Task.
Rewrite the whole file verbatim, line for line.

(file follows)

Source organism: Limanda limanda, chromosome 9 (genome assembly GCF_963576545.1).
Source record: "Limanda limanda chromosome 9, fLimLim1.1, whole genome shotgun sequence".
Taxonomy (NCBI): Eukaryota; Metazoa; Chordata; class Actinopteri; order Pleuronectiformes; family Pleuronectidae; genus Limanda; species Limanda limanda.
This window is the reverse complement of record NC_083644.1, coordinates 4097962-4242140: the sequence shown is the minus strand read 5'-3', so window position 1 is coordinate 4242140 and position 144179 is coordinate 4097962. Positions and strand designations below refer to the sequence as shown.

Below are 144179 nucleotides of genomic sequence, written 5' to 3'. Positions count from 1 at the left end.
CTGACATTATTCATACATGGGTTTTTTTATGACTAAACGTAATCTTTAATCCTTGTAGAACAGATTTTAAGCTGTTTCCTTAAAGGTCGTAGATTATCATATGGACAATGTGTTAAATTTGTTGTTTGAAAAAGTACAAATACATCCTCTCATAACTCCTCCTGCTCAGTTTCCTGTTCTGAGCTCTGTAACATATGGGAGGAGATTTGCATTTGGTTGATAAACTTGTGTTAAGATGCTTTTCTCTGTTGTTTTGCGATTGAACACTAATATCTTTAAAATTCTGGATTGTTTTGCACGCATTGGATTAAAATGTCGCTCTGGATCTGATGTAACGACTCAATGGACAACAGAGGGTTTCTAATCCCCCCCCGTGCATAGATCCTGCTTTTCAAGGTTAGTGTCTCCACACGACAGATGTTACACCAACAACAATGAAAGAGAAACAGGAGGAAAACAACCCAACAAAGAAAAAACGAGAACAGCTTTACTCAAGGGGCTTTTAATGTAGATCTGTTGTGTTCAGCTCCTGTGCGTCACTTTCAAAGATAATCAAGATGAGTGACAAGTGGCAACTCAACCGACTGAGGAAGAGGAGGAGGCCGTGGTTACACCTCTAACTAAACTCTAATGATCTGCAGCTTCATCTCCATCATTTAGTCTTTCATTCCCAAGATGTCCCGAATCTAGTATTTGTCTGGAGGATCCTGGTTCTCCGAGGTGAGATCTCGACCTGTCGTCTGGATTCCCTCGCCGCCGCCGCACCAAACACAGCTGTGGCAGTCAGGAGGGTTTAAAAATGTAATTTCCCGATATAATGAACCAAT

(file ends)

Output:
Source organism: Limanda limanda, chromosome 9 (genome assembly GCF_963576545.1).
Source record: "Limanda limanda chromosome 9, fLimLim1.1, whole genome shotgun sequence".
Taxonomy (NCBI): Eukaryota; Metazoa; Chordata; class Actinopteri; order Pleuronectiformes; family Pleuronectidae; genus Limanda; species Limanda limanda.
This window is the reverse complement of record NC_083644.1, coordinates 4097962-4242140: the sequence shown is the minus strand read 5'-3', so window position 1 is coordinate 4242140 and position 144179 is coordinate 4097962. Positions and strand designations below refer to the sequence as shown.

Below are 144179 nucleotides of genomic sequence, written 5' to 3'. Positions count from 1 at the left end.
CTGACATTATTCATACATGGGTTTTTTTATGACTAAACGTAATCTTTAATCCTTGTAGAACAGATTTTAAGCTGTTTCCTTAAAGGTCGTAGATTATCATATGGACAATGTGTTAAATTTGTTGTTTGAAAAAGTACAAATACATCCTCTCATAACTCCTCCTGCTCAGTTTCCTGTTCTGAGCTCTGTAACATATGGGAGGAGATTTGCATTTGGTTGATAAACTTGTGTTAAGATGCTTTTCTCTGTTGTTTTGCGATTGAACACTAATATCTTTAAAATTCTGGATTGTTTTGCACGCATTGGATTAAAATGTCGCTCTGGATCTGATGTAACGACTCAATGGACAACAGAGGGTTTCTAATCCCCCCCCGTGCATAGATCCTGCTTTTCAAGGTTAGTGTCTCCACACGACAGATGTTACACCAACAACAATGAAAGAGAAACAGGAGGAAAACAACCCAACAAAGAAAAAACGAGAACAGCTTTACTCAAGGGGCTTTTAATGTAGATCTGTTGTGTTCAGCTCCTGTGCGTCACTTTCAAAGATAATCAAGATGAGTGACAAGTGGCAACTCAACCGACTGAGGAAGAGGAGGAGGCCGTGGTTACACCTCTAACTAAACTCTAATGATCTGCAGCTTCATCTCCATCATTTAGTCTTTCATTCCCAAGATGTCCCGAATCTAGTATTTGTCTGGAGGATCCTGGTTCTCCGAGGTGAGATCTCGACCTGTCGTCTGGATTCCCTCGCCGCCGCCGCACCAAACACAGCTGTGGCAGTCAGGAGGGTTTAAAAATGTAATTTCCCGATATAATGAACCAAT